09 April,2011 by Jack Vamvas
SQL Server Books online defines SOS_SCHEDULER_YIELD as “Occurs when a task voluntarily yields the scheduler for other tasks to execute. During this wait the task is waiting for its quantum to be renewed “
What is happening when a SOS_SCHEDULER_YIELD is measured? The SQLOS worker has voluntarily yielded the CPU to another worker. This happens regularly and is part of the SQL Server CPU management system . At the point the thread yields it is SUSPENDED.
The point to become concerned is if the SOS_SCHEDULER_YIELD is a high percentage of overall wait time. This points to multiple concurrent requests on the CPU
A few issues to consider and approached to minimizing SOS_SCHEDULER_YIELD
1)A high percentage SOS_SCHEDULER_YIELD does not always mean CPU pressure. Use perfmon counters to cross-check.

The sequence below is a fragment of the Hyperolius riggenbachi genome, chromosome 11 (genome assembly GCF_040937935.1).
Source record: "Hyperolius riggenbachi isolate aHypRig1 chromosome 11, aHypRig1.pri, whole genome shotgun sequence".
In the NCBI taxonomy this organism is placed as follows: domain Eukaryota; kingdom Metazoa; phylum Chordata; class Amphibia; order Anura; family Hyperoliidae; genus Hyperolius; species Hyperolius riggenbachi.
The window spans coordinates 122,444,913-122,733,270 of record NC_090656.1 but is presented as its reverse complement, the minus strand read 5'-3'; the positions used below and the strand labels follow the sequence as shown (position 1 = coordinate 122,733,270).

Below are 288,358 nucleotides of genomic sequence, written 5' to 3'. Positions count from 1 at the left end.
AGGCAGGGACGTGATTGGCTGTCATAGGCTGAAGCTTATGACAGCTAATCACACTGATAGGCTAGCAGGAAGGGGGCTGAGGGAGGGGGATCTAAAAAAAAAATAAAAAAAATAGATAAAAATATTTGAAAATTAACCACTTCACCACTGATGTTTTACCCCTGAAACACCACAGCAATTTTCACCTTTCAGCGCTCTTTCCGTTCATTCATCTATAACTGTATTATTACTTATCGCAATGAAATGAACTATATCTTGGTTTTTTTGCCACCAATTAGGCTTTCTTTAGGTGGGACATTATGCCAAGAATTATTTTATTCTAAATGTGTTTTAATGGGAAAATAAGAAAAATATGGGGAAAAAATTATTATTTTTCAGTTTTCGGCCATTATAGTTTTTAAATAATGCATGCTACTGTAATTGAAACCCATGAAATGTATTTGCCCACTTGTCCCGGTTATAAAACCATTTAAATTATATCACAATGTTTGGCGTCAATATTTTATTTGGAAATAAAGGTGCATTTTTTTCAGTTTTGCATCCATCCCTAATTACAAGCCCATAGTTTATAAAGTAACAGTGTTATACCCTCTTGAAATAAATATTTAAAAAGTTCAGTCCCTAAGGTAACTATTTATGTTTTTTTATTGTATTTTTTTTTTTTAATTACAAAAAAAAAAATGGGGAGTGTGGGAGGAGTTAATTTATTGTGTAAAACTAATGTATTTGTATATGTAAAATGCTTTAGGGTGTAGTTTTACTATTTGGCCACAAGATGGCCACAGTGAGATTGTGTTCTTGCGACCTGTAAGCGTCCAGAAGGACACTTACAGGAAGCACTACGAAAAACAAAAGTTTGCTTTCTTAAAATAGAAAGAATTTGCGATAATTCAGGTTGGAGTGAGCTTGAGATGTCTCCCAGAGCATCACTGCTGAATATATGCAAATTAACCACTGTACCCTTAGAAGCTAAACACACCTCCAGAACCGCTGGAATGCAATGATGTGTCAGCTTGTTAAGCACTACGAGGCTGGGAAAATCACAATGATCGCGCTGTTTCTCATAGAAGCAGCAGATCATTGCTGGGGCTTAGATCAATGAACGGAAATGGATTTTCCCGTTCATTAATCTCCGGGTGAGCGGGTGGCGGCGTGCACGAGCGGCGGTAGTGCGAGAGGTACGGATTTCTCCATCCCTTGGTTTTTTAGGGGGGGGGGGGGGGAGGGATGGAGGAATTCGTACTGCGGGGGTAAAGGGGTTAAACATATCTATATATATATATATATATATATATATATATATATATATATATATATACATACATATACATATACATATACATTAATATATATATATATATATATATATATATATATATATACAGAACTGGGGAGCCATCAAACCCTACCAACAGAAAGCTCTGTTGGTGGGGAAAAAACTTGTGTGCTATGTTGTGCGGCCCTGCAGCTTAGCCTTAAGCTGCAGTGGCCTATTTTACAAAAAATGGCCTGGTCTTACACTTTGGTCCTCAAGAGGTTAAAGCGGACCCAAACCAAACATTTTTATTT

2)Use the DMV – sys.dm_exec_query_stats by worker time
3)Check for high levels of recompilations.Look to Query Tuning
4)Consider redistributing database files onto other servers, to decrease CPU pressure
5)Assess response from sys.dm_os_schedulers . From BOL “Returns one row per scheduler in SQL Server where each scheduler is mapped to an individual processor. Use this view to monitor the condition of a scheduler or to identify runaway tasks”
SELECT scheduler_id, current_tasks_count, runnable_tasks_countFROM sys.dm_os_schedulersWHERE scheduler_id < 255